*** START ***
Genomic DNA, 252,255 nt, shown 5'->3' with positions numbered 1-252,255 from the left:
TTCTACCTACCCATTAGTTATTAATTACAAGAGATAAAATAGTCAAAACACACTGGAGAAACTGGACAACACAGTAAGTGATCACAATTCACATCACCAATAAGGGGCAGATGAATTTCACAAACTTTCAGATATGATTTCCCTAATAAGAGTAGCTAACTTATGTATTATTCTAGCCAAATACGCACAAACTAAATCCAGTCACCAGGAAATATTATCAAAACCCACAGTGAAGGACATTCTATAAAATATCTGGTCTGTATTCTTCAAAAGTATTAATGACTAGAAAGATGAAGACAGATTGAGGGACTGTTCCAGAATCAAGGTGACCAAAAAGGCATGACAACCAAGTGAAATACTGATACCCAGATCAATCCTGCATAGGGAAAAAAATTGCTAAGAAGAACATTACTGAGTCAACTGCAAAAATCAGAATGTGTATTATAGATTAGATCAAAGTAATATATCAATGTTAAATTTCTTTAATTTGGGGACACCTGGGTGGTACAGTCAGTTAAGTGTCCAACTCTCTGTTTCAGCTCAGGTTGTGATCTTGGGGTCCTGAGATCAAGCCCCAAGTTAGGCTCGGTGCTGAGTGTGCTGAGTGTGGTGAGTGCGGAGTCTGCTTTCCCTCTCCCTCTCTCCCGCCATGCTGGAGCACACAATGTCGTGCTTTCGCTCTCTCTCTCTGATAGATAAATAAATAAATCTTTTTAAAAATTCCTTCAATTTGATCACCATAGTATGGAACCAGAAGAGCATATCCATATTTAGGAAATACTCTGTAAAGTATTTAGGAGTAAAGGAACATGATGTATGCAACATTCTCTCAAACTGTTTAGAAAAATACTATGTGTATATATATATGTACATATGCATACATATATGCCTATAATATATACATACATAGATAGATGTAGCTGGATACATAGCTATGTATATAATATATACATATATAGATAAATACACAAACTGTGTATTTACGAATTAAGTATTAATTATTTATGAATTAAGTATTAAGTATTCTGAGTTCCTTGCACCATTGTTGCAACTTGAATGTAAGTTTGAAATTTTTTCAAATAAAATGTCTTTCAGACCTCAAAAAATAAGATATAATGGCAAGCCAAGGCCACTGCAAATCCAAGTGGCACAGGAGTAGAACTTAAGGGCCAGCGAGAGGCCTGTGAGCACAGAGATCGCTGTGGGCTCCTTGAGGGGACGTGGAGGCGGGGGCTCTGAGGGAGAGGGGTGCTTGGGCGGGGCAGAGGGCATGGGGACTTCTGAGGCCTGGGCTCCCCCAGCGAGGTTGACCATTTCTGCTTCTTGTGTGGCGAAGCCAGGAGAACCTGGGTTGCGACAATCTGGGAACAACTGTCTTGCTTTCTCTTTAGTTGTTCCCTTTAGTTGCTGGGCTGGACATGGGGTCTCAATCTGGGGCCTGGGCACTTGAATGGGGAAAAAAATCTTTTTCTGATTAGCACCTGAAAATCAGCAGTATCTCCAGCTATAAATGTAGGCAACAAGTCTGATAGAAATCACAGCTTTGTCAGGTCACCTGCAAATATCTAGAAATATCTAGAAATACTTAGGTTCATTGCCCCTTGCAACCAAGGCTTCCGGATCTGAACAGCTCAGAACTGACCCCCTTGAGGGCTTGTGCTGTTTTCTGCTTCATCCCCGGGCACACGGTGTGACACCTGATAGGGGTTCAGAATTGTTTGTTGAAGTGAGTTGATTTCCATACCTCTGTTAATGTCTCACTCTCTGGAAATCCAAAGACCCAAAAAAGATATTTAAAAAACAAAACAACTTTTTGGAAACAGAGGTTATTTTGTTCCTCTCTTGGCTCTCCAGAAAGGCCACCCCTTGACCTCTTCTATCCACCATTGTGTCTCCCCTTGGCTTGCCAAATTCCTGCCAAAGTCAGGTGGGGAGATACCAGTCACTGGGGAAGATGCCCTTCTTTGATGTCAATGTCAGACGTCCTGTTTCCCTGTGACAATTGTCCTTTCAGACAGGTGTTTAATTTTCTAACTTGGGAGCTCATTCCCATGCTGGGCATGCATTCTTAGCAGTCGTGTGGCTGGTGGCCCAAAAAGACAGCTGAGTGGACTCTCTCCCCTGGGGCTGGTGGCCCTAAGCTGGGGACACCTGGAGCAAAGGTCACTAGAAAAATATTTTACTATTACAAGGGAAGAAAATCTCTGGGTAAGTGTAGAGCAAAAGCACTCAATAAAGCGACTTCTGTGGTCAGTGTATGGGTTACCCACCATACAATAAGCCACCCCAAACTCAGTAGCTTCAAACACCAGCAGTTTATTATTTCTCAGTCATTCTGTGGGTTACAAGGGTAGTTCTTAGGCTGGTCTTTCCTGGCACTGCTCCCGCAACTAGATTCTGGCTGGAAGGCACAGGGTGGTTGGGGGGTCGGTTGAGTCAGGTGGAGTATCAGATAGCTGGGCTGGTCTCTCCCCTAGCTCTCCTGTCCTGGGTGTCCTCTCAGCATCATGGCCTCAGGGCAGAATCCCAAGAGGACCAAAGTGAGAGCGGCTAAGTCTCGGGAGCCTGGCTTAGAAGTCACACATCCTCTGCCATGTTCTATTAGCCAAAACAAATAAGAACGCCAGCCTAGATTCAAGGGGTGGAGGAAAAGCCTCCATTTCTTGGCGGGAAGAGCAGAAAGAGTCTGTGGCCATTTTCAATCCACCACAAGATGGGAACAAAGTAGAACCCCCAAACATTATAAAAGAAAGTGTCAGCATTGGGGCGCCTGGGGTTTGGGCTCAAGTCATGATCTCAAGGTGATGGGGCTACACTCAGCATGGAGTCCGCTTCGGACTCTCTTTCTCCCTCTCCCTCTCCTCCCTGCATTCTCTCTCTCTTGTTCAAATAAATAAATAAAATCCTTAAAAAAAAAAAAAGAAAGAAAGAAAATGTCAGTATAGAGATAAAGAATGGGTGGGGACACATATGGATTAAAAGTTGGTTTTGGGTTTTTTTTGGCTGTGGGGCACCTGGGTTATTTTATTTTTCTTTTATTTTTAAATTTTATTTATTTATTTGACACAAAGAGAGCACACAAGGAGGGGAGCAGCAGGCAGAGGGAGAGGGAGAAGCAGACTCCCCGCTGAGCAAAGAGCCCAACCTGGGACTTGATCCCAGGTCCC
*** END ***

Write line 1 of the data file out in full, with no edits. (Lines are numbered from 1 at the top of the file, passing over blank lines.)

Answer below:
Genomic DNA, 252,255 nt, shown 5'->3' with positions numbered 1-252,255 from the left: